“Once work is completed that bypass road will be removed and the materials will be recycled and donated to the University to resurface some of their gravel parking lots,” Johnston said. “It’s a good use of those materials.”
Not a lot of new materials were hauled in for use on the project; crews instead had to balance materials from one phase to another. Johnston explained that as the freeway ramps were redone, the soil from the existing ramps was moved for use as other ramps were constructed.
“We had to keep swapping soil from one ramp to another to build the ramps,” he said.
About 72,000 cu. yds. (55,048 cu m) of earth was moved during excavation, while about 70,000 cu. yds. (53,519 cu m) of embankment soil was needed, which almost balanced out the material needs.
“On this job the numbers kind of balanced out like that,” Daavettila explained.
Also used on the project were about 23,000 cu. yds. (17,584 cu m) of sand sub-base and about 11 tons (10 t) of top mix asphalt.
For the roundabouts, crews placed 18 in. (45.7 cm) of sand along with 6 in. (15.2 cm) of crushed concrete/recycled concrete, which was topped with 6 in. of asphalt, Johnston added.
During the course of construction, crews ended up closing a couple of ramps for safety and differential, Daavettila said.
“We always maintained the southbound 23 Geddes off ramp for access to the hospitals. We did close the northbound Geddes 23 off ramp and the northbound 23 onramp for a short time to facilitate the construction of them.”
Norm Johnston, project manager with Fonson Inc., added that roadways are often closed in order to complete roundabouts but that was not the case on this project since it is important to allow traffic to flow through the area because of the nearby colleges and hospitals.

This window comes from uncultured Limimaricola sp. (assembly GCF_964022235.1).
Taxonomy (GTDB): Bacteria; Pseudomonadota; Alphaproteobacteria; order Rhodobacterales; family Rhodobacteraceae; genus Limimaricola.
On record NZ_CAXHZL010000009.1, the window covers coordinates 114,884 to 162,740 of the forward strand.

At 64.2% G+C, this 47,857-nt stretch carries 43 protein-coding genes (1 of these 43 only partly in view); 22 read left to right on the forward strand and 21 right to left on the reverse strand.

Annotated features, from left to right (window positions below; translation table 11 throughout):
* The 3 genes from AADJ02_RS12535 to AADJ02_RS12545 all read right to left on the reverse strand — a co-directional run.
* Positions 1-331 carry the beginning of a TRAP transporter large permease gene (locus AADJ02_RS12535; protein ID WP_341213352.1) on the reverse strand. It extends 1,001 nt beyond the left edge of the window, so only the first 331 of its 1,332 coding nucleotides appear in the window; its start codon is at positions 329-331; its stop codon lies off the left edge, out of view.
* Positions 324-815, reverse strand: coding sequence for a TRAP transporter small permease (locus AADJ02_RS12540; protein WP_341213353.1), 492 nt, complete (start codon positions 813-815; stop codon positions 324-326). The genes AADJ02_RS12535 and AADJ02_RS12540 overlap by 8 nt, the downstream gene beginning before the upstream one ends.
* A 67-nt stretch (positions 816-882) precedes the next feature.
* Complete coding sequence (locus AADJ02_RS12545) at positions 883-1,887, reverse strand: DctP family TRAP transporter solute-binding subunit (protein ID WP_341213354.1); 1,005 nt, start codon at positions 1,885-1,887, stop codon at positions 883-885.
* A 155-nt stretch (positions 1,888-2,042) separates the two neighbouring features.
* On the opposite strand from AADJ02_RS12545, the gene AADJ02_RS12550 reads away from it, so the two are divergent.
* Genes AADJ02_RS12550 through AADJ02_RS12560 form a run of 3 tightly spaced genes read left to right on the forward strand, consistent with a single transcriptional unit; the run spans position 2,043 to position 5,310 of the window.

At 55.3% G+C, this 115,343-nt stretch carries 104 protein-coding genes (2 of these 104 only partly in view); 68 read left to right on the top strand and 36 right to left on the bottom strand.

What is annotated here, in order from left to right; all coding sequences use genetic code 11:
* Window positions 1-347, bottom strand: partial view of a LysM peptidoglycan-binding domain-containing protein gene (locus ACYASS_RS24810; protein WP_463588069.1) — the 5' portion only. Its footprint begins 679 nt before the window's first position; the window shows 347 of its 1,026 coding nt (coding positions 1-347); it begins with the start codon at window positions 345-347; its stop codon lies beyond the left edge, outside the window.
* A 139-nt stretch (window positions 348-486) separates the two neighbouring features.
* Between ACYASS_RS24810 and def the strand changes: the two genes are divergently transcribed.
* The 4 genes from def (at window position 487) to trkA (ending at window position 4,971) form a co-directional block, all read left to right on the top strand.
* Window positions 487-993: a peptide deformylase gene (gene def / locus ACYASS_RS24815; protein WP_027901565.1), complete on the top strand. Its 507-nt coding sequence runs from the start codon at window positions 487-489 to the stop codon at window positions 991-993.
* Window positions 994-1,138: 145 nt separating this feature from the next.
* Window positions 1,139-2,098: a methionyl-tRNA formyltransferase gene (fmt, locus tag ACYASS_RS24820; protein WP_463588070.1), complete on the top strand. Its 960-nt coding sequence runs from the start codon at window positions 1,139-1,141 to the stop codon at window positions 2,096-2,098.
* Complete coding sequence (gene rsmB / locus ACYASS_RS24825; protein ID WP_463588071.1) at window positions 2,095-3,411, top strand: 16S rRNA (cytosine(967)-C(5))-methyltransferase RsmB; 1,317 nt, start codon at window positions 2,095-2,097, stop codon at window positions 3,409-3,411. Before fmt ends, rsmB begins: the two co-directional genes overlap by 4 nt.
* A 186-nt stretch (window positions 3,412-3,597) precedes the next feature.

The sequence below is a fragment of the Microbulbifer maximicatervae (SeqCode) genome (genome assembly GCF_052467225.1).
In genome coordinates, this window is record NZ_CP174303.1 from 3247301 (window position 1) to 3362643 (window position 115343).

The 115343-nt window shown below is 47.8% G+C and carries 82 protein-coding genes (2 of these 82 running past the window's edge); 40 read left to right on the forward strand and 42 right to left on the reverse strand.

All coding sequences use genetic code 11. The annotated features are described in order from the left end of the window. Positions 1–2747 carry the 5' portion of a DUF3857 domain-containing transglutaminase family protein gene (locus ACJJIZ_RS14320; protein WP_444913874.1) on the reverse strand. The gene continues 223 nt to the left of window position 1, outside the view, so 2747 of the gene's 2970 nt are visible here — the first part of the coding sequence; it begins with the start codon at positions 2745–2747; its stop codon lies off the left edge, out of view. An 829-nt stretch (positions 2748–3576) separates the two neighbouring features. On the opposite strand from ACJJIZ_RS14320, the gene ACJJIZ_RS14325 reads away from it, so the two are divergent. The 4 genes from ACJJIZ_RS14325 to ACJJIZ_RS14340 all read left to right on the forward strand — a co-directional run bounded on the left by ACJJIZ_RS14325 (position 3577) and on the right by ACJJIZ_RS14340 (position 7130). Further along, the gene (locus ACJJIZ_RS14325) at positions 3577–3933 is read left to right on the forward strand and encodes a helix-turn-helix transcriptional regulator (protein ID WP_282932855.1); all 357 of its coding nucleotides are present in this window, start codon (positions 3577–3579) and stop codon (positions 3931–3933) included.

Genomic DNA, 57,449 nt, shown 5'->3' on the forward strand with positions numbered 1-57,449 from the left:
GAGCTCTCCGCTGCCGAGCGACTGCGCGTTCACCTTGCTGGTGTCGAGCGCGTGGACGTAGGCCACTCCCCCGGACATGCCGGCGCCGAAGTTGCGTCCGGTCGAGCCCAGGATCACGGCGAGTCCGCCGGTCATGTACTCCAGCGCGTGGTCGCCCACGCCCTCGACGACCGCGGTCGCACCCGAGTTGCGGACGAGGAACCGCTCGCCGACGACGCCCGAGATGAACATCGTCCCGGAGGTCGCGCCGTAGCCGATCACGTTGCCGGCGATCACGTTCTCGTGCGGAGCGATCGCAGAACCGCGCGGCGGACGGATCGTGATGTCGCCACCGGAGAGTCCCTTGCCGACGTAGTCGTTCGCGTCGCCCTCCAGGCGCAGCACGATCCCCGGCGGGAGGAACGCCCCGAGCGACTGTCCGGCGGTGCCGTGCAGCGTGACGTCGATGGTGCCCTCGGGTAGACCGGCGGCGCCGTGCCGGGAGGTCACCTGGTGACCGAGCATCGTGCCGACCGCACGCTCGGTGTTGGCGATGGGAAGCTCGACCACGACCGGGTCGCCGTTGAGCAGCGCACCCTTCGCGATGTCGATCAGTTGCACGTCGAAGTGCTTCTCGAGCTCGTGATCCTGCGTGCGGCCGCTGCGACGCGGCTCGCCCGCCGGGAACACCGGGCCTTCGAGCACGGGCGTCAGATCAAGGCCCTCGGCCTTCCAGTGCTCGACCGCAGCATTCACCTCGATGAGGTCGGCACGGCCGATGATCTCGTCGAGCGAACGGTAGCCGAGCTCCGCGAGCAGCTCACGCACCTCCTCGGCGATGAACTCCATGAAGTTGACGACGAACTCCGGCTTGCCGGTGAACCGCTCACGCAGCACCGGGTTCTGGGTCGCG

“We wanted to keep access to those as well as we could,” Johnston said.
The express way was closed during the course of the project to allow crews to set bridge beams, which was done at night to help relieve congestion. Concrete pours for the bridge decks also were done at night on the 14-ft. (4.3 m) wide bridge that consists of two lanes. Johnston said.
The Earhart Road intersection was closed for 14 days during August while work continued on that roundabout. Crews encountered some soil and utility issues at the Earhart Road intersection.
“The soil was unstable due to silt so we’re going to undercut that; because of the utilities the DOT chose to use geogrid,” Daavettila said.
As of the middle of August, basically everything on east side of the interchange was completed except for the top wearing course of hot mix asphalt and some restoration work.
“That part of Geddes is going great,” Daavettila said.
A temporary road was paved and traffic was shifted onto that road on west side of the project.
“Hopefully we will have Geddes paved soon and traffic shifted to that new road so we can close Earhard Road and pave the 300 feet that ties into the new roundabout and the new southbound onramp.”